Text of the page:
If you are following my other articles at this point you may have your drop spindle and fiber picked out and ready. You may also have either started pre-drafting it in preparation for this article or are ready to do so.
Before I started spinning I watched YouTube videos. You can often get a better idea of form, drafting, adding fiber, wrapping your spindle, etc through videos than you can via text. Especially, if you are a visual learner, like me! They won’t always be using a spindle similar to yours but watching them work and hearing their tips can still be valuable information. When I first started it was suggested I practice using premade yarn, and to wrap a bit on before going ahead and learning important things like: how much spin I would get out of different movements, how my drop spindle moves, how the weight of the drop spindle as well as wrapped on yarn effects the flow and pull, etc. You can get an entire skein of cheap acrylic yarn for a few bucks at most larger craft stores. Small local yarn shops might have something affordable to toy with as well.
To get started you can begin two different ways (that I have tried). One is to pull a loop of fiber from your material and hook it before spinning. I have only seen this done once by an experienced spinner. Generally, people show themselves starting with fiber already attached in videos and such which I will discuss next. To start you can twist the spindle in the direction you desire (the different directions actually effect plying and such so doing research on this beforehand is recommended) after hooking while gently tugging to pull fiber. Or you can try feeding drafted fiber as you twist to get it started. Once you have a good length (at least a foot) unhook the loop and hold it with your thumb against the shaft where you will be building up your yarn. Wrap it in the same direction you are spinning. That way when you spin it won’t as easily come undone. Leave a small bit to add back to the hook then begin again.
If you don’t have a hook or a dent in the shaft cut into your spindle you will need to create a slip knot to wrap around the end of the spindle. Once tightened it will hold and allow you to spin. Drop spindles without any sort of hook or nook are generally support spindles or rarely used types other than where they originate from what I have seen personally. A support spindle rests on a surface to spin. Others I have not touched yet and cannot give any helpful instruction get.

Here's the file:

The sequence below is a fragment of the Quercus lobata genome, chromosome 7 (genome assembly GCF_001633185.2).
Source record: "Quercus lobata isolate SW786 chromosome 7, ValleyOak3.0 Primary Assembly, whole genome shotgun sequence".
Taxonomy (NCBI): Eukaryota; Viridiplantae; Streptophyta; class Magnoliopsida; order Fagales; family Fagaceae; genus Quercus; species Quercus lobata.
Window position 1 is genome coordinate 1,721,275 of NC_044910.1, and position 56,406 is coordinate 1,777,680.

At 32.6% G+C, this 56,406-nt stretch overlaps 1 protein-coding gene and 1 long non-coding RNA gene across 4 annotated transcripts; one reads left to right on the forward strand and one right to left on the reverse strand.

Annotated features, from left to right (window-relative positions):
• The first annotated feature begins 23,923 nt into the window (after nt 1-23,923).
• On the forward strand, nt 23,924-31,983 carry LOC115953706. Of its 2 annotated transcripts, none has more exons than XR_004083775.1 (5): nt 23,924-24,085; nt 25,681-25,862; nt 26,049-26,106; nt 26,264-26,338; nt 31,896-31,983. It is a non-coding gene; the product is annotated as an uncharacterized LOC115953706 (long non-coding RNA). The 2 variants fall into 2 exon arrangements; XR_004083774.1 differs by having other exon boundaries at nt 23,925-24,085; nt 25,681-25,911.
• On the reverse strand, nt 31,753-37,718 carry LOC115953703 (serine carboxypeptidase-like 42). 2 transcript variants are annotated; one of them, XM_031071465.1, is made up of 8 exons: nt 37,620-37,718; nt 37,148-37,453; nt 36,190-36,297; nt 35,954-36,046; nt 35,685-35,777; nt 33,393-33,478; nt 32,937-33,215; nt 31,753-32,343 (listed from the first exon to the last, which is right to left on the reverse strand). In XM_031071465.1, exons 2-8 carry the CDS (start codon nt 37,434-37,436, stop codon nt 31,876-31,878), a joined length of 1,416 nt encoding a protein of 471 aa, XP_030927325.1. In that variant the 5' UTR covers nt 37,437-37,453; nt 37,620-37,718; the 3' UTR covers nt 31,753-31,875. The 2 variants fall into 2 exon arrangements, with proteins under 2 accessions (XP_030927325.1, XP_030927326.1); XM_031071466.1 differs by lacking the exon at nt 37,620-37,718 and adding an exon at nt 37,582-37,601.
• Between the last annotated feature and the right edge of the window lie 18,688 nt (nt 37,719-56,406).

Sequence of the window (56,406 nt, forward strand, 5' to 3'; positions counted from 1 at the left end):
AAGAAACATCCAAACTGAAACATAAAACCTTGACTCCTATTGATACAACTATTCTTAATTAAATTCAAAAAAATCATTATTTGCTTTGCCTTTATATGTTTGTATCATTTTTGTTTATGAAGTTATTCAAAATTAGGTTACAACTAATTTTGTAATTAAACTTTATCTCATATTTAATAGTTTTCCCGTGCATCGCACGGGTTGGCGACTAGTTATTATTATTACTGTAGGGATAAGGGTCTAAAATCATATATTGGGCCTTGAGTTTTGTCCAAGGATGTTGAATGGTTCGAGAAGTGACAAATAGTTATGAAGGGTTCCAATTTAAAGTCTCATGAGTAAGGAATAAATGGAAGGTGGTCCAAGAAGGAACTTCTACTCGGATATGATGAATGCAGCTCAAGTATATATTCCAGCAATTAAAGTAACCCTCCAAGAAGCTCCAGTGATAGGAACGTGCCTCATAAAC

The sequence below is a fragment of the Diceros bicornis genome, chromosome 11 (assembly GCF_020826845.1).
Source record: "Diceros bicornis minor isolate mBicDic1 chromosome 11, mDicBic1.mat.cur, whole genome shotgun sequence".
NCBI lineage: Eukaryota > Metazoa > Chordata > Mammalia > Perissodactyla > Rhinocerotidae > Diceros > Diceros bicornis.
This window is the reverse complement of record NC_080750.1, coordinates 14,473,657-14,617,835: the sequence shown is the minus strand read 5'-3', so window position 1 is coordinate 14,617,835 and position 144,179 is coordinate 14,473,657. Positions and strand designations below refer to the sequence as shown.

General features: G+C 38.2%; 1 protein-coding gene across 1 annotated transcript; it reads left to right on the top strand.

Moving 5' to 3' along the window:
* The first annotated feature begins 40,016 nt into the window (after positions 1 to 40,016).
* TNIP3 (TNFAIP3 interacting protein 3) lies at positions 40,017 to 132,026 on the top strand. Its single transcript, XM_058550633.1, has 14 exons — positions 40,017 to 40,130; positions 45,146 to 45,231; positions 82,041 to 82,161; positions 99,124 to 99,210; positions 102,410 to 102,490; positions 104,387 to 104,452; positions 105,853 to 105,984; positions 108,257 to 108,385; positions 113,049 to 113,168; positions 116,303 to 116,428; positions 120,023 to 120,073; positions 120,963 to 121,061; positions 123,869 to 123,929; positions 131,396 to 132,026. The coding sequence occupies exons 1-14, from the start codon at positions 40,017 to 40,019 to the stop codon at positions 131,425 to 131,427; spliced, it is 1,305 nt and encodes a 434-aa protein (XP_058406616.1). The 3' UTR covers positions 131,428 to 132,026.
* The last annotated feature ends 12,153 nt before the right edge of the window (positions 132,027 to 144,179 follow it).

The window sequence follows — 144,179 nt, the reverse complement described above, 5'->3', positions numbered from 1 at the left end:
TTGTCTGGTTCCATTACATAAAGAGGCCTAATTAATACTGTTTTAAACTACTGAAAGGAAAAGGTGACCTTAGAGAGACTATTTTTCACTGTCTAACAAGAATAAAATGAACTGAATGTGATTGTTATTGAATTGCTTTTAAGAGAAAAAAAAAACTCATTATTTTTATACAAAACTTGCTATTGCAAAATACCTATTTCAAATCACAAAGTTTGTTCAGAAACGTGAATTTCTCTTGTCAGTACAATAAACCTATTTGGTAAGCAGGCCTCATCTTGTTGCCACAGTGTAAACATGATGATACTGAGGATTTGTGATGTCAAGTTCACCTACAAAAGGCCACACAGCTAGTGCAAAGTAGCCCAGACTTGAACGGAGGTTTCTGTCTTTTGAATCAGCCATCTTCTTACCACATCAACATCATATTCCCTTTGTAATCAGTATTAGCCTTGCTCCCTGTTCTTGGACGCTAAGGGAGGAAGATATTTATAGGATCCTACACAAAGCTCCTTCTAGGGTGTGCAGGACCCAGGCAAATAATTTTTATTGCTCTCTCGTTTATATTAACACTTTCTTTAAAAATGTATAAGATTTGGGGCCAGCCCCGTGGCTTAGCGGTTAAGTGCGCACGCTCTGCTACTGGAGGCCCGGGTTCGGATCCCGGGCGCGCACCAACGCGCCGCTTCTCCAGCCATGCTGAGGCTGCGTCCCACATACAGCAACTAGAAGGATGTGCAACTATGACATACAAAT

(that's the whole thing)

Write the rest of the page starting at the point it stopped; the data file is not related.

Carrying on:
From my workings on my only drop spindle without much of a dent, I know I started with yarn already attached. I took premade yarn and wrapped it to begin before adding fiber to it to spin. This is a bit different from starting as I first mentioned. You will need to use a slip knot or alternatively wrap the end of a piece of yarn already properly wrapped on your spindle around a hook. Or a piece of fiber like I used below. Then hold pre-drafted fiber to an exposed piece about 2 inches or so long. You can twist to get it to attach. Others wet it or rub it with their fingers a bit then get spinning to felt the fibers together. For those using strips of fiber, you will repeat this often. For those who are pulling from one mass, you won’t have to worry about this step unless your yarn/fiber breaks. To fix it simply do as instructed above to start again.
These are basic ideas and instructions on getting started. More research, watching videos and better yet joining a spinning circle or class are recommended. This is simply a little boost to help you become more comfortable.
Here are some of my favorite videos on YouTube to help get you started: